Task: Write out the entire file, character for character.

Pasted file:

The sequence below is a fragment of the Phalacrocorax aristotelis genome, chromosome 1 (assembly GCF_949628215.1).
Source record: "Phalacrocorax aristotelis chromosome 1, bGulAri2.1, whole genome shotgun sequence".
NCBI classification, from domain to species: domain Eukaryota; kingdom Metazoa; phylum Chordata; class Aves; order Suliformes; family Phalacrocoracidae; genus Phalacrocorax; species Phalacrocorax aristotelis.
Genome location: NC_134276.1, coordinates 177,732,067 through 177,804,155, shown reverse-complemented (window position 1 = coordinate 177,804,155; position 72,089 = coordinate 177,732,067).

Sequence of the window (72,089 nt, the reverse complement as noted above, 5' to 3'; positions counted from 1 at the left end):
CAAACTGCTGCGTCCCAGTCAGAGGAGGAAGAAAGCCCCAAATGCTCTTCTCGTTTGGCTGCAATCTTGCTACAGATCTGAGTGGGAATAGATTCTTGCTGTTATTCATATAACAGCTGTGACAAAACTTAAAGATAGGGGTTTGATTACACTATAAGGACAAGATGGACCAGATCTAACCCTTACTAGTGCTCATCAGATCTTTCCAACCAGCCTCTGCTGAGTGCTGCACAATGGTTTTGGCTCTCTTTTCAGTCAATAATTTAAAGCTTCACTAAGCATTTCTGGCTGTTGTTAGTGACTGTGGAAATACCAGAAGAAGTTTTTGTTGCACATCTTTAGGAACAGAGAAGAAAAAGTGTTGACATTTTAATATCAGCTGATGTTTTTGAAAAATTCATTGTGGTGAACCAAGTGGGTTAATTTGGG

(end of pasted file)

The sequence below is a fragment of the Phalacrocorax aristotelis genome, chromosome 1 (assembly GCF_949628215.1).
Source record: "Phalacrocorax aristotelis chromosome 1, bGulAri2.1, whole genome shotgun sequence".
NCBI classification, from domain to species: domain Eukaryota; kingdom Metazoa; phylum Chordata; class Aves; order Suliformes; family Phalacrocoracidae; genus Phalacrocorax; species Phalacrocorax aristotelis.
Genome location: NC_134276.1, coordinates 177,732,067 through 177,804,155, shown reverse-complemented (window position 1 = coordinate 177,804,155; position 72,089 = coordinate 177,732,067).

Sequence of the window (72,089 nt, the reverse complement as noted above, 5' to 3'; positions counted from 1 at the left end):
CAAACTGCTGCGTCCCAGTCAGAGGAGGAAGAAAGCCCCAAATGCTCTTCTCGTTTGGCTGCAATCTTGCTACAGATCTGAGTGGGAATAGATTCTTGCTGTTATTCATATAACAGCTGTGACAAAACTTAAAGATAGGGGTTTGATTACACTATAAGGACAAGATGGACCAGATCTAACCCTTACTAGTGCTCATCAGATCTTTCCAACCAGCCTCTGCTGAGTGCTGCACAATGGTTTTGGCTCTCTTTTCAGTCAATAATTTAAAGCTTCACTAAGCATTTCTGGCTGTTGTTAGTGACTGTGGAAATACCAGAAGAAGTTTTTGTTGCACATCTTTAGGAACAGAGAAGAAAAAGTGTTGACATTTTAATATCAGCTGATGTTTTTGAAAAATTCATTGTGGTGAACCAAGTGGGTTAATTTGGG